Armenia has demanded an apology and compensation, while Turkey has officially refuted Armenian allegations over the incidents saying that, although Armenians died during the relocations, many Turks also lost their lives in attacks carried out by Armenian gangs in Anatolia. The Turkish government has repeatedly called on historians to study Ottoman archives pertaining to the era in order to uncover what actually happened between the Ottoman government and its Armenian citizens.

Rebuffing the "genocide" allegations, Turkey has officially acknowledged past experiences as a great tragedy in which both parties suffered heavy casualties, including hundreds of Muslim Turks.

Stronger fight against dark propaganda

In addition to his statements about the 1915 events, Altun also said that Turkey will step up its efforts against dark propaganda targeting the country. "We should wage a stronger fight against dark propaganda," Altun said.

He stressed that Turkey's negotiating power in the international arena had been growing as a result of its growing regional strength. "Our aim is to conduct high-quality, valuable work to equal to the rise of our country, which has a voice in the region and in the world," Altun added.

He underlined Turkey's successes in the fight against terrorism and efforts to show the dark, bloody face of terrorist groups to the world.

"We put up fierce struggles in the field simultaneously against terrorist groups," he said, citing Turkey's effort against the PKK, Daesh and the Gülenist Terror Group (FETÖ). FETÖ was behind the 2016 defeated coup in Turkey.

"In this sense, Turkey's Operation Peace Spring has just shown that despite all attempts to besiege us, we can establish our own game and overthrow geopolitical engineering projects of foreign actors similar to ones from a century ago," he added.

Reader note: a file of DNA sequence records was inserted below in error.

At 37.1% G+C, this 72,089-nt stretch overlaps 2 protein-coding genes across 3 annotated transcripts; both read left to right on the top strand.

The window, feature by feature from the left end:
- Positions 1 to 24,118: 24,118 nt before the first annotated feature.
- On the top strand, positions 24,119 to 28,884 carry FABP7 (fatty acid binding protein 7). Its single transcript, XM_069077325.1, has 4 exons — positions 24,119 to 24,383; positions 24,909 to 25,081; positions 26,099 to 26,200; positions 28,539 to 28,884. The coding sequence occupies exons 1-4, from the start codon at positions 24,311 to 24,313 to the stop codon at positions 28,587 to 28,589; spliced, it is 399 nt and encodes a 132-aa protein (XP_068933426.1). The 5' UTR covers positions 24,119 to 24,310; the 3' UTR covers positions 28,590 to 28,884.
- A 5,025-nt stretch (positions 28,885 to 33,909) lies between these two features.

Turkey launched Operation Peace Spring on Oct. 9 to eliminate terrorist PKK's Syrian offshoot the People's Protection Units (YPG) from northern Syria east of the Euphrates River in order to secure Turkey's borders, aid in the safe return of Syrian refugees and ensure Syria's territorial integrity.

Under two separate deals with the U.S. and Russia, Turkey paused the operation to allow the withdrawal of YPG terrorists from a planned Syrian safe zone. Ankara wants the YPG terrorists to withdraw from the region so that a safe zone can be created to pave the way for the safe return of some 2 million refugees.

In its more than 30-year terror campaign against Turkey, the PKK, listed as a terrorist organization by Turkey, the U.S. and the European Union, has been responsible for the deaths of nearly 40,000 people, including women, children and infants. The YPG is the PKK's Syrian offshoot.

FETÖ and its U.S.-based leader Fetullah Gülen orchestrated the defeated coup of July 15, 2016, which left 251 people killed and nearly 2,200 injured. FETÖ was also behind a long-running campaign to overthrow the state through the infiltration of Turkish institutions, particularly the military, police and judiciary.